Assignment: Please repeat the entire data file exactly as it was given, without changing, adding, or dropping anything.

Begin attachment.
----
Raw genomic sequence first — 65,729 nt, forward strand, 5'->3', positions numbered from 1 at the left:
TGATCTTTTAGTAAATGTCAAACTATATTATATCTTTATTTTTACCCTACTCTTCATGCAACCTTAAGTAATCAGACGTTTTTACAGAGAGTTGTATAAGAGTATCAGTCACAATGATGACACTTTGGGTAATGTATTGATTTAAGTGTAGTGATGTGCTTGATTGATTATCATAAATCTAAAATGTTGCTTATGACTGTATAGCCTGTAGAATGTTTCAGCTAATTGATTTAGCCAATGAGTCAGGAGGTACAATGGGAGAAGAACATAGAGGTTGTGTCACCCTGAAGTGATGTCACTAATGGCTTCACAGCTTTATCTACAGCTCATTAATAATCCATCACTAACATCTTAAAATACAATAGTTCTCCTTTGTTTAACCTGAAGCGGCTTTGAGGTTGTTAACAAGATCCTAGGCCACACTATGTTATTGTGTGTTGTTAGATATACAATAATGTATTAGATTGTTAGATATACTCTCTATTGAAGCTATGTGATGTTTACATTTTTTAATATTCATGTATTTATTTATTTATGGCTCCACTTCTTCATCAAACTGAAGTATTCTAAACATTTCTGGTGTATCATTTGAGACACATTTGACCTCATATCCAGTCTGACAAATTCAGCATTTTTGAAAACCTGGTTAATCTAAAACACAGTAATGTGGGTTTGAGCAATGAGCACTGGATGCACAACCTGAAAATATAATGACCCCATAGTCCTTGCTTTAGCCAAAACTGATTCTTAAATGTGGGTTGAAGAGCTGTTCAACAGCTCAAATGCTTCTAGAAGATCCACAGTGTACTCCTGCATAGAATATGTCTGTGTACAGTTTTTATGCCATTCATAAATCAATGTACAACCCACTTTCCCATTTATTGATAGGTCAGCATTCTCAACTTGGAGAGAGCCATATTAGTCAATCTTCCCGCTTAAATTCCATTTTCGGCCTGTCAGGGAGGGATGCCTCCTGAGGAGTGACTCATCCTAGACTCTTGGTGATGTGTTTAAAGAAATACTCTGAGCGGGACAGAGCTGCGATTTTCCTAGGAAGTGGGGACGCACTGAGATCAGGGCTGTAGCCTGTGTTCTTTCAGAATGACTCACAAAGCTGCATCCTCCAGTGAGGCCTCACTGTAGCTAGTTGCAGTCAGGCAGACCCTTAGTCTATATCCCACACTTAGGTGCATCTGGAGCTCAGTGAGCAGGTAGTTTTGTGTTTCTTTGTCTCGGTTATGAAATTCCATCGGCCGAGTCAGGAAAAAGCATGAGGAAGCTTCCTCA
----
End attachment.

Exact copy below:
Raw genomic sequence first — 65,729 nt, forward strand, 5'->3', positions numbered from 1 at the left:
TGATCTTTTAGTAAATGTCAAACTATATTATATCTTTATTTTTACCCTACTCTTCATGCAACCTTAAGTAATCAGACGTTTTTACAGAGAGTTGTATAAGAGTATCAGTCACAATGATGACACTTTGGGTAATGTATTGATTTAAGTGTAGTGATGTGCTTGATTGATTATCATAAATCTAAAATGTTGCTTATGACTGTATAGCCTGTAGAATGTTTCAGCTAATTGATTTAGCCAATGAGTCAGGAGGTACAATGGGAGAAGAACATAGAGGTTGTGTCACCCTGAAGTGATGTCACTAATGGCTTCACAGCTTTATCTACAGCTCATTAATAATCCATCACTAACATCTTAAAATACAATAGTTCTCCTTTGTTTAACCTGAAGCGGCTTTGAGGTTGTTAACAAGATCCTAGGCCACACTATGTTATTGTGTGTTGTTAGATATACAATAATGTATTAGATTGTTAGATATACTCTCTATTGAAGCTATGTGATGTTTACATTTTTTAATATTCATGTATTTATTTATTTATGGCTCCACTTCTTCATCAAACTGAAGTATTCTAAACATTTCTGGTGTATCATTTGAGACACATTTGACCTCATATCCAGTCTGACAAATTCAGCATTTTTGAAAACCTGGTTAATCTAAAACACAGTAATGTGGGTTTGAGCAATGAGCACTGGATGCACAACCTGAAAATATAATGACCCCATAGTCCTTGCTTTAGCCAAAACTGATTCTTAAATGTGGGTTGAAGAGCTGTTCAACAGCTCAAATGCTTCTAGAAGATCCACAGTGTACTCCTGCATAGAATATGTCTGTGTACAGTTTTTATGCCATTCATAAATCAATGTACAACCCACTTTCCCATTTATTGATAGGTCAGCATTCTCAACTTGGAGAGAGCCATATTAGTCAATCTTCCCGCTTAAATTCCATTTTCGGCCTGTCAGGGAGGGATGCCTCCTGAGGAGTGACTCATCCTAGACTCTTGGTGATGTGTTTAAAGAAATACTCTGAGCGGGACAGAGCTGCGATTTTCCTAGGAAGTGGGGACGCACTGAGATCAGGGCTGTAGCCTGTGTTCTTTCAGAATGACTCACAAAGCTGCATCCTCCAGTGAGGCCTCACTGTAGCTAGTTGCAGTCAGGCAGACCCTTAGTCTATATCCCACACTTAGGTGCATCTGGAGCTCAGTGAGCAGGTAGTTTTGTGTTTCTTTGTCTCGGTTATGAAATTCCATCGGCCGAGTCAGGAAAAAGCATGAGGAAGCTTCCTCA